A helping hand: Collectors come to the aid of one of their own
By Susan Lulgjuraj | Beckett Sports Card Monthly Editor
Dustin Smith goes to the Blowout Cards forum for relief from his everyday problems. He chats with friends about cards and shows off his collection.
But collecting cards has been put on pause because Dustin has bigger problems. He and his wife Kristen have a son, Connor, suffers from spinal muscular atrophy (SMA) type 1, an aggressive, terminal disease.
“It’s a disease that gets worse and worse,” Smith said. “We’ve seen it take a massive toll. He’s lost the ability to swallow, the ability to eat. Without a ventilator, he probably wouldn’t make it 24 hours.”
Dustin turned to the Blowout Cards message boards. He needed a place to vent his frustrations, a place where he could finally get all his feelings and thoughts down. He didn’t expect much of a response, but there was an overwhelming amount of support for the Michigan-based couple.
“It was just for mental support in the beginning,” Dustin said. “I’ve read some cool stories on there and have dealt with awesome people. They are incredibly generous. I wanted to share my story on there.”
Dustin and his family received every type of support they could have imagined from the Blowout community: mental, emotional, financial and even sentimental.
Board members sold cards from their collections to send money to the Smith family. They opened their ears to become listening posts. A few community members even got together to do what they do best – they created two trading cards of Connor for the family to keep.
Dan Shakespeare took hold of the card project on Blowout.
“I asked him if it was OK to send me one of Connor’s onesies,” Shakespeare, an Iowa resident, said. “Other than Blowout, he doesn’t know who I am.”
Shakespeare got three other members from Blowout to donate their time and efforts to create hese cards from designing to manufacturing. Initially, the plan was to sell a card at auction to make money for the family, but Shakespeare decided to send it to the family instead.
“I thought maybe they would bring $200-$300, but these are worth way more,” Shakespeare said. “I thought they should just keep them. I would in their position.”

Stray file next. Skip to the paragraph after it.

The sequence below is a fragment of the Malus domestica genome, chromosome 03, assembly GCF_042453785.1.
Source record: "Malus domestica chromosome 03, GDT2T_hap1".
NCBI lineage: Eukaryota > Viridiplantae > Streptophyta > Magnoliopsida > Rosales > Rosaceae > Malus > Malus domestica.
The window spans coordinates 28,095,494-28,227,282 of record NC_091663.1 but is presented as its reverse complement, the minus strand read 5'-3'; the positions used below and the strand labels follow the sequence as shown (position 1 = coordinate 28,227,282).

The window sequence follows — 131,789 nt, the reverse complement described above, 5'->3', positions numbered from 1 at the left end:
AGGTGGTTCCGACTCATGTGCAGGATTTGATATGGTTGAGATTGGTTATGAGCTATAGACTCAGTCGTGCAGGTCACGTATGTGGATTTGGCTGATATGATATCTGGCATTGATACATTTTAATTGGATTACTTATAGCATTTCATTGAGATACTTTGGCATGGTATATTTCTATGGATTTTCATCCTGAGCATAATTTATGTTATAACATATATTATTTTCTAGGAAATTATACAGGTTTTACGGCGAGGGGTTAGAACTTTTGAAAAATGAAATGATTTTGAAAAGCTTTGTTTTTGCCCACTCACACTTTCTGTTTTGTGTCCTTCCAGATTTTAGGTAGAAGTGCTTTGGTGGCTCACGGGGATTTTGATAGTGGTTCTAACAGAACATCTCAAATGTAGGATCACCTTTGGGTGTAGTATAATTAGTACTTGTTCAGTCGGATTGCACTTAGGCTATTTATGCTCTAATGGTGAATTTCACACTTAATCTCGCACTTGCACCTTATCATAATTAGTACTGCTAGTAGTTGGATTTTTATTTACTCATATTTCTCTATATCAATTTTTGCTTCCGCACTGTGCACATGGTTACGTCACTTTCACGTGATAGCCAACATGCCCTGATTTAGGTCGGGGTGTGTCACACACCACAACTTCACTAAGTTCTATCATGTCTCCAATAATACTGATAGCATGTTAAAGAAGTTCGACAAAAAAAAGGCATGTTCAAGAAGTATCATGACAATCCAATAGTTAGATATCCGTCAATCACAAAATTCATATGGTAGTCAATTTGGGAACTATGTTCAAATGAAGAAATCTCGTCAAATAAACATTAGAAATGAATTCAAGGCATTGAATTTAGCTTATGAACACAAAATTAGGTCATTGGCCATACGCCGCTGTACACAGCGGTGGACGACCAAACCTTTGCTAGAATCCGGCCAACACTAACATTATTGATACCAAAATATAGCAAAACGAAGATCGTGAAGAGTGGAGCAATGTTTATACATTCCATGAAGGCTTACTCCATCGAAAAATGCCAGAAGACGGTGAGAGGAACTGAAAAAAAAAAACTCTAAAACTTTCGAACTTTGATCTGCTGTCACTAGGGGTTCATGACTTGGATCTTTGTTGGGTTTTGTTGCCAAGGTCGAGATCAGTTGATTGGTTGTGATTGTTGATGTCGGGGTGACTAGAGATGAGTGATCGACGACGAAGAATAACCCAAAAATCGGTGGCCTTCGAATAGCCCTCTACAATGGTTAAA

SMA is a heartbreaking disease. The Smiths didn’t know what was initially wrong with Connor, who was born Sept. 17. At about 6 weeks old, Connor stopped moving his legs. He has never been able to lift his head. He had trouble breathing in January when they took him to the hospital.
He had a collapsed lung at 17 weeks old and even then it took 10 days of agony to learn the awful news – their son had a debilitating and deadly disease.
It felt like forever for the doctors to finally diagnose their son.
This was their first child together, although they have children from previous relationships.
“He has good days and bad days,” Dustin said. “But when I say good day, I mean a horrible day for most people. When he’s on the ventilator, he is fine and smiling. But when he’s off, he turns as blue as a Smurf. There is no real treatment or cure for this disease. It’s ridiculous.”
Through it all, the card community has been inspiring. The owner of Scott’s Sports Cards and Jewelry in Kalamazoo, Mich., visited Connor in the hospital when many of Dustin’s friends didn’t.
Another member from Blowout stopped by Dustin’s home to give him collectibles to sell to make money for the family while Dustin takes time off from work.
Even the Detroit Tigers reached out to the family with a letter from former Tiger Willie Horton that included Detroit collectibles.
“The Tigers wish they could offer you a miracle, but that belongs in the hands of God and the expertise of your doctors; we can only hope you find the strength through the support of your family and friends, including all of us at Comerica Park,” Horton wrote in the letter.
It all helps, but will never take away the pain he and Kristen are experiencing.
“I get 10 private messages and 20 comments every day,” Dustin said. “It makes it easier, but it’s not easy. Nothing will make it easy. It feels like when we wake up, we’ve been hit by a freight train. It’s hard to believe it’s real.”
Dustin’s wife Kristen regularly updates a Facebook page ‘Prayers for Connor,’ where thousands of people keep track of his progress. Follow them on Facebook here for more information.